Shouldn’t an applicant who doesn’t have the right diploma and can’t provide relevant experience be given a chance? Olivier Crousel, managing director of PortConnect, took a chance. It worked out so positively that he will continue to do so in the future.
“A lot depends on how you create self-confidence in an unskilled and inexperienced employee.”
A year ago, PortConnect recruited a new logistics planner who’d never seen a container up close before. The job interview went well and General Manager Olivier Crousel decided to take a chance.
“We noticed that Simon was ambitious and saw his ability and eagerness to learn quickly,” he says. “For us, it was the first time we ignored the lack of training and experience, but I’d do it again right now.”
If, as an employer, you make the effort during a job interview to look beyond the CV and the lack of experience, you can still discover positive elements about the candidate. “Simon was professionally dressed, came across as being very motivated, and made a great impression. You can also pay attention to skills such as language skills or, of course, insight, in our case, into how you draw up a planning schedule.”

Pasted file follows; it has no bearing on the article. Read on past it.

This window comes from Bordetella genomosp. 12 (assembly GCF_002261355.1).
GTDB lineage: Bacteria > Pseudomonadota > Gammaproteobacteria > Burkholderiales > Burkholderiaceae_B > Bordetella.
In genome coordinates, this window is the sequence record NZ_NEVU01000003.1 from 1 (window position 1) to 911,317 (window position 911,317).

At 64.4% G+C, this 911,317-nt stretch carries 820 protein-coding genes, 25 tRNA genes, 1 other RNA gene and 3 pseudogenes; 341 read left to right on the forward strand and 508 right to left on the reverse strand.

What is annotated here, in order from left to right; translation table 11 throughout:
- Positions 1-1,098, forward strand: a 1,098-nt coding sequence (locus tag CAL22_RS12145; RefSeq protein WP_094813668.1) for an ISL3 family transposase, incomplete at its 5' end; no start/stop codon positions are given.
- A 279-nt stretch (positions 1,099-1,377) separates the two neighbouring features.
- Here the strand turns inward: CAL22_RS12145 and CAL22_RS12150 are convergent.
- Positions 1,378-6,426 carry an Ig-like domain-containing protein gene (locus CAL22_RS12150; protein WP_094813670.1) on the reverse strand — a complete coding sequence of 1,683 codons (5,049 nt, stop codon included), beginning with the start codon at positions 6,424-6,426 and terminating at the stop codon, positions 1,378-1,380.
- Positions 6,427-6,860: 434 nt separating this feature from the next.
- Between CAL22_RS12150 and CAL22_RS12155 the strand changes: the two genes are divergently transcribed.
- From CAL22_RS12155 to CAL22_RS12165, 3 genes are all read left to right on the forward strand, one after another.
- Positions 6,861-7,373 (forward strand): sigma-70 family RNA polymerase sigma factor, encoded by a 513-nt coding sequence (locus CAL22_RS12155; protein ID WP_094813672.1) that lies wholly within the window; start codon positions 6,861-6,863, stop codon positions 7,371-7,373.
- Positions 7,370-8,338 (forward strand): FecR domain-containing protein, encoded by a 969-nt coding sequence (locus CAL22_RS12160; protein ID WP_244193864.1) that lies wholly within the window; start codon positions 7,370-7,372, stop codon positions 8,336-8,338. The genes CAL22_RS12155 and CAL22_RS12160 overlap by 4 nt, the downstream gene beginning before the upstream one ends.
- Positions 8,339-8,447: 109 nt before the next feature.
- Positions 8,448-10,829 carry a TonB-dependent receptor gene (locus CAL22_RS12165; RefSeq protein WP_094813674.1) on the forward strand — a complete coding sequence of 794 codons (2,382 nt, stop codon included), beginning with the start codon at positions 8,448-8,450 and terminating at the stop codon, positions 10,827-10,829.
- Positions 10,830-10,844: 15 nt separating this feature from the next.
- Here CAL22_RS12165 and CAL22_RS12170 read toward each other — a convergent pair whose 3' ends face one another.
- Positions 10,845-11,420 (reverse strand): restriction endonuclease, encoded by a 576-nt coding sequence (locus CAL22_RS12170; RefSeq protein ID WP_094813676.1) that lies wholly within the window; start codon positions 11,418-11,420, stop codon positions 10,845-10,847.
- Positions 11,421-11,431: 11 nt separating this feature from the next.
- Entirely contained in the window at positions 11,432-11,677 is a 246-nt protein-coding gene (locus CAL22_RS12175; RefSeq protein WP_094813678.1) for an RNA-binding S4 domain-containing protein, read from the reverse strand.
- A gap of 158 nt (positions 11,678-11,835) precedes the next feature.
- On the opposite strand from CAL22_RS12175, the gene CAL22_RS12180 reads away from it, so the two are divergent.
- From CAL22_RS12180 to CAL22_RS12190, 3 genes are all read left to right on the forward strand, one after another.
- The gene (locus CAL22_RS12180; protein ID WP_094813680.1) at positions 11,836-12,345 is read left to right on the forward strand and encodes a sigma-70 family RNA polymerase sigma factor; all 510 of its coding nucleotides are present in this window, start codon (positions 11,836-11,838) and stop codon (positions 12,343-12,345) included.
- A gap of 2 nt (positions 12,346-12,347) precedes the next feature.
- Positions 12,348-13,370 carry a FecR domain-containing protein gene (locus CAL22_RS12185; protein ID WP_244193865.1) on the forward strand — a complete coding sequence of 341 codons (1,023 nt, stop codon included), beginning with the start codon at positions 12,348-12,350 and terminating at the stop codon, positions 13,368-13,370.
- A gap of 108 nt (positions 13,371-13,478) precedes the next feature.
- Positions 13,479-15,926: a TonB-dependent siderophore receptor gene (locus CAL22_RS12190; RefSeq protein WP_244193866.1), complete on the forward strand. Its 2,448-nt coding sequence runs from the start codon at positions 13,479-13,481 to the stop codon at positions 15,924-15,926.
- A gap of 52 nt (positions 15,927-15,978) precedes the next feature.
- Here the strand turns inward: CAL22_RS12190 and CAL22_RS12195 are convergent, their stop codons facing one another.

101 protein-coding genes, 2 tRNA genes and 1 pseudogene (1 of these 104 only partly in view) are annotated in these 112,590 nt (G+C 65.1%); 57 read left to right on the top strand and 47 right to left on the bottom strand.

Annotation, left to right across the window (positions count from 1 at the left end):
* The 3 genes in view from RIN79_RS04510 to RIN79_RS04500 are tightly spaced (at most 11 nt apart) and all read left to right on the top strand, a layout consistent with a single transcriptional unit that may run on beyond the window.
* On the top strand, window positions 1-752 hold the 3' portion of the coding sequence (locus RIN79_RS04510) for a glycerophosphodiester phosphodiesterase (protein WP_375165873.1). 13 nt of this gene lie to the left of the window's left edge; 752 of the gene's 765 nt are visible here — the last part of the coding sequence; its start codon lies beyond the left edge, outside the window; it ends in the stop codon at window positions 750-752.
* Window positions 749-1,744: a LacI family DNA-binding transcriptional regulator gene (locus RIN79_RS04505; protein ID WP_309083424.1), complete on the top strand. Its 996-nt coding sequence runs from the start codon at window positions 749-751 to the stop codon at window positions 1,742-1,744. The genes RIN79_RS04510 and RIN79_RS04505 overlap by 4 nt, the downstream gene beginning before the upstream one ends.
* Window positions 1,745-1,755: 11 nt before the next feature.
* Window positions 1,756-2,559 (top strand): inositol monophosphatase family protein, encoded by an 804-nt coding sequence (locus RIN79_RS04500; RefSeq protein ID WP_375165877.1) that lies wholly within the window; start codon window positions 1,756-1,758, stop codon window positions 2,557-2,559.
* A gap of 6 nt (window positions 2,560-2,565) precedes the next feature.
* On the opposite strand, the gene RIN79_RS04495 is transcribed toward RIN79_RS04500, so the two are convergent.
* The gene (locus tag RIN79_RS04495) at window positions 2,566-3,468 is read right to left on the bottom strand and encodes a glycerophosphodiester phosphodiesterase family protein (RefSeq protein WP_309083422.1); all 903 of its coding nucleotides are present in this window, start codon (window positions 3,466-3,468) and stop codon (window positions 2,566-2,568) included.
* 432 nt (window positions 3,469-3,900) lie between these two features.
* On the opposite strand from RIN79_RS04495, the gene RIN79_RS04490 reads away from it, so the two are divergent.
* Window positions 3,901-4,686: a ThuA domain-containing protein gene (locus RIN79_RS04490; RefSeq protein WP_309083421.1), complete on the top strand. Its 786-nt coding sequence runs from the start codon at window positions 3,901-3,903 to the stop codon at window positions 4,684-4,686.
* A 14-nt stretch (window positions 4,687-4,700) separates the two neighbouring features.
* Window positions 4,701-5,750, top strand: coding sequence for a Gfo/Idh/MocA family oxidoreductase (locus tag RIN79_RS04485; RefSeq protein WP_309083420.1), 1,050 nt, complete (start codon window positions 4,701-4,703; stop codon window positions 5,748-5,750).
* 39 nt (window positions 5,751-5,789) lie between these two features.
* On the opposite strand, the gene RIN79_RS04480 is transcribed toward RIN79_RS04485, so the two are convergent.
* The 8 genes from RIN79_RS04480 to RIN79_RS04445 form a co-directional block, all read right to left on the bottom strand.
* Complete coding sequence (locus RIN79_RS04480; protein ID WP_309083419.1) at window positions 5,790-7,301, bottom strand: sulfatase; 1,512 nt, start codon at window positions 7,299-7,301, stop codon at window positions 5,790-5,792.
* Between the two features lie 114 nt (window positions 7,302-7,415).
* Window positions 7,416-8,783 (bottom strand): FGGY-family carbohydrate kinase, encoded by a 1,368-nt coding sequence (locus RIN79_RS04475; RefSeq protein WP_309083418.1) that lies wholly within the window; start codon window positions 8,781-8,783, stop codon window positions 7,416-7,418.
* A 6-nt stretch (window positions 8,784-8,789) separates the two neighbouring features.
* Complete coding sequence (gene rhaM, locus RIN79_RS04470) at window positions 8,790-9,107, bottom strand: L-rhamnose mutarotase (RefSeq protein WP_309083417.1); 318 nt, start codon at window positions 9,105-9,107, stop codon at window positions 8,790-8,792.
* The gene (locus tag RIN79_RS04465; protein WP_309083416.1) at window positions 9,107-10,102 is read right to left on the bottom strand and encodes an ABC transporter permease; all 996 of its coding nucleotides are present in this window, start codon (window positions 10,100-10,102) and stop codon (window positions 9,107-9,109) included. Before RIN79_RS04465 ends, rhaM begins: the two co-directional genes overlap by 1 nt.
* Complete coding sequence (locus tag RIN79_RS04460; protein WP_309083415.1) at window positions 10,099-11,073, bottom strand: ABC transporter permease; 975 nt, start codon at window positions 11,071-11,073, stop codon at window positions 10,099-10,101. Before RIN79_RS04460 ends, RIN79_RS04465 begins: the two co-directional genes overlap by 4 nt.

If you, as an employer, dare to take a chance, then you need to provide close follow-up and intensive guidance. “We waited for the first few weeks to be able to assess a few things correctly,” Crousel admits. “Is he tuned in to his duties? Is he stress-resistant? If the answers are ‘yes’, then you can’t be afraid to observe and move quickly. This is about very concrete things: gradually giving him more tasks, having the right colleagues guide him, providing the right courses, making it clear how his tasks fit into the overall picture of the company, etc.”
“We evolved in less than a year to a situation in which an inexperienced employee fully participated.”
PortConnect also kept its finger on the pulse. Regular conversations gave a picture of how Simon felt about the new job. “Simon could always come in with questions and we discussed evolution regularly. However, the most important point is self-confidence. You have to be able to create that with someone who struggled as a student, for example. If someone with potential feels that you want to invest in them so that they become good at something new, then you as an employer are giving a huge boost to that person’s self-confidence.”
That regained self-confidence then made Simon feel like going back to school again. But what do you do when the employee you invested so much in wants to go back to school? “See that not as a threat but as an opportunity,” advises Olivier Crousel. “We looked for an interim solution with Simon, where he works here part-time. We researched the possibilities available at universities of applied sciences and were then able to reach good agreements and a win-win for everyone.”